A fifth of racist abuse 'is on public transport'
The Immigrant Council of Ireland (ICI) has said 20pc of racist incidents happen in public transport settings as a new campaign has been launched to tackle the issue.
"It's one of the most public places we have, and because of that it's not immune," Brian Killoran, CEO of the ICI, said.
Transport workers have reported almost daily incidents of racist abuse in the work place.
"Whether it's against the staff, who are much more diverse than they were 15 years ago, or members of the public," it exists," Mr Killoran said.
The type varies from verbal up to serious physical assaults.
"If someone is getting verbally abused, even on a weekly basis, that has an impact on someone's consciousness and their ability to feel at home," he said.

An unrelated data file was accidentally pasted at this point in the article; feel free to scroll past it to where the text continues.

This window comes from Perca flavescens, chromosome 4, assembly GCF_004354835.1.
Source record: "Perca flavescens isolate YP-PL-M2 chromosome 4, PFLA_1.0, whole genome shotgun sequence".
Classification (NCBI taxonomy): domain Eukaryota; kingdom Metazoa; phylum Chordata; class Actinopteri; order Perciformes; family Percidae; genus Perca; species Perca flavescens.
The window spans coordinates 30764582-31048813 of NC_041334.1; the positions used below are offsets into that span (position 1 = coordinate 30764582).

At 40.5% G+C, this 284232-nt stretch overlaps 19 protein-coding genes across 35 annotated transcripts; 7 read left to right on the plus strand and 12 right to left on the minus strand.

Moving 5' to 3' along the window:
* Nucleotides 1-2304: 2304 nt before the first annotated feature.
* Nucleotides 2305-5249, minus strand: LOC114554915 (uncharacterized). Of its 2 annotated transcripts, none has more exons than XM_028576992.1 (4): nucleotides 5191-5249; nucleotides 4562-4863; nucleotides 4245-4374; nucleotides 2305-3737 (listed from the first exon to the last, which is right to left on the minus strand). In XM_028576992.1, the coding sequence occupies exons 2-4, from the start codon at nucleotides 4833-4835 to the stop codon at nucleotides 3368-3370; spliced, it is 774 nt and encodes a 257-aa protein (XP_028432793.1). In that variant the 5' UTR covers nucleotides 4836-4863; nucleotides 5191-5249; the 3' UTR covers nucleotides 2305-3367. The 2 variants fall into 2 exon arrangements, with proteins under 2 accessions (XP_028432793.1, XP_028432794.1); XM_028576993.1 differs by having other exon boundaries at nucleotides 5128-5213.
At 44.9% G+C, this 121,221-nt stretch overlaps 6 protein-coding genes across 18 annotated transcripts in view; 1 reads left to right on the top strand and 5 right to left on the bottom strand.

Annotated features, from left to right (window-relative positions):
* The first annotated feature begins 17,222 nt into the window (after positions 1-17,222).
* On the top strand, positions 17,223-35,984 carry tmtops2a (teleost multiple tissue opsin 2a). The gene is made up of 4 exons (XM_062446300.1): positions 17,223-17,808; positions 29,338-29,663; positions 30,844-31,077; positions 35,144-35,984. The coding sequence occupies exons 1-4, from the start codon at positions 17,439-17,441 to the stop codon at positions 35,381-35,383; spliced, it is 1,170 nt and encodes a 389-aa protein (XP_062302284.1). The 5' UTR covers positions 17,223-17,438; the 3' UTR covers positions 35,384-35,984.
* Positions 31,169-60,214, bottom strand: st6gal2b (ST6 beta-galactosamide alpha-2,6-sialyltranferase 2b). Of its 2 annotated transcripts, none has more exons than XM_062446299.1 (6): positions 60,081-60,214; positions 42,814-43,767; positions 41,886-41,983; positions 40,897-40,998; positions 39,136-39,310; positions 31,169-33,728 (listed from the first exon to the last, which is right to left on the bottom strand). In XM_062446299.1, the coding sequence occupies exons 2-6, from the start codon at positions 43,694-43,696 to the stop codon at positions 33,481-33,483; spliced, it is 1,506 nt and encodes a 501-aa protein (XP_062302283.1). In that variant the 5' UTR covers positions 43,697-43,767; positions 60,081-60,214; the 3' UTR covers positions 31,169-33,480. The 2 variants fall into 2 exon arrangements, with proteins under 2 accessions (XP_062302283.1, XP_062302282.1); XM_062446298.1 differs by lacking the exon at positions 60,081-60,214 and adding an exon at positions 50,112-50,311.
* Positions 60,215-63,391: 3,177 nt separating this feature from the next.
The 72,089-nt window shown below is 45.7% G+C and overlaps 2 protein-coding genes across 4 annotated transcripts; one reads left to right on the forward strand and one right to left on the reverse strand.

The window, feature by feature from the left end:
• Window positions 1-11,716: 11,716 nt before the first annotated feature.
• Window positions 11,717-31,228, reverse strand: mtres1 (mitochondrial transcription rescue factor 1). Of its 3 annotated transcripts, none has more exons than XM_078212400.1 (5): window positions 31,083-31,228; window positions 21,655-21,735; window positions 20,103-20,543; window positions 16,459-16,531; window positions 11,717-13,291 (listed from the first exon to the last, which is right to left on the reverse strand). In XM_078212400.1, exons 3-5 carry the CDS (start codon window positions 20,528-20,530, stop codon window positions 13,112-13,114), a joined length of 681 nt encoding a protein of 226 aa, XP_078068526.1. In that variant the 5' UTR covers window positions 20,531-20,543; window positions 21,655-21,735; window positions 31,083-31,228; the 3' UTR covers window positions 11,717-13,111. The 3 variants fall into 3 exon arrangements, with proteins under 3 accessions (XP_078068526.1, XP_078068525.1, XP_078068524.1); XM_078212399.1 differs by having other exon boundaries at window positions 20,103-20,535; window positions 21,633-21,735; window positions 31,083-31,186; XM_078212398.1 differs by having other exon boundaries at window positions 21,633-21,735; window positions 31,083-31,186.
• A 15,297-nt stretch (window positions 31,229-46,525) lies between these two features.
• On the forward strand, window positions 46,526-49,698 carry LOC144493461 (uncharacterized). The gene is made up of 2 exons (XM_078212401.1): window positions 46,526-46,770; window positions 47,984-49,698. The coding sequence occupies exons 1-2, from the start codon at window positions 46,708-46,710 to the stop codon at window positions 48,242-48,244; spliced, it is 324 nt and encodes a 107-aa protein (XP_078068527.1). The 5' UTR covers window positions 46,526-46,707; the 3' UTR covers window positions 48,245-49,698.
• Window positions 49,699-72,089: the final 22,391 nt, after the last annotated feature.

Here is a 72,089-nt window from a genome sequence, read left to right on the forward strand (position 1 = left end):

Mr Killoran said there is still a "massive issue" with under reporting from the public.
"It's across the board, it can happen in affluent areas or non-affluent areas," he said.
Revenue Protection Officer for the Luas Sammy Akorede, who moved from Nigeria to Ireland 17 years ago, said he was a victim of abuse "daily".
"It affects us greatly. It happens every day, we've got a pretty open system so if someone has abused you, the person can just get off at the next stop," he said. "There is no way to rationalise how to get over it. You're at your place of work, you've left your wife and kids to go to work only to get abused."
Anne Graham, chief executive of Transport for Ireland, said the Immigrant Council contacted it to see if they would work together.
"We want to bring to the public's attention that there still are incidences of racism on public transport," she said.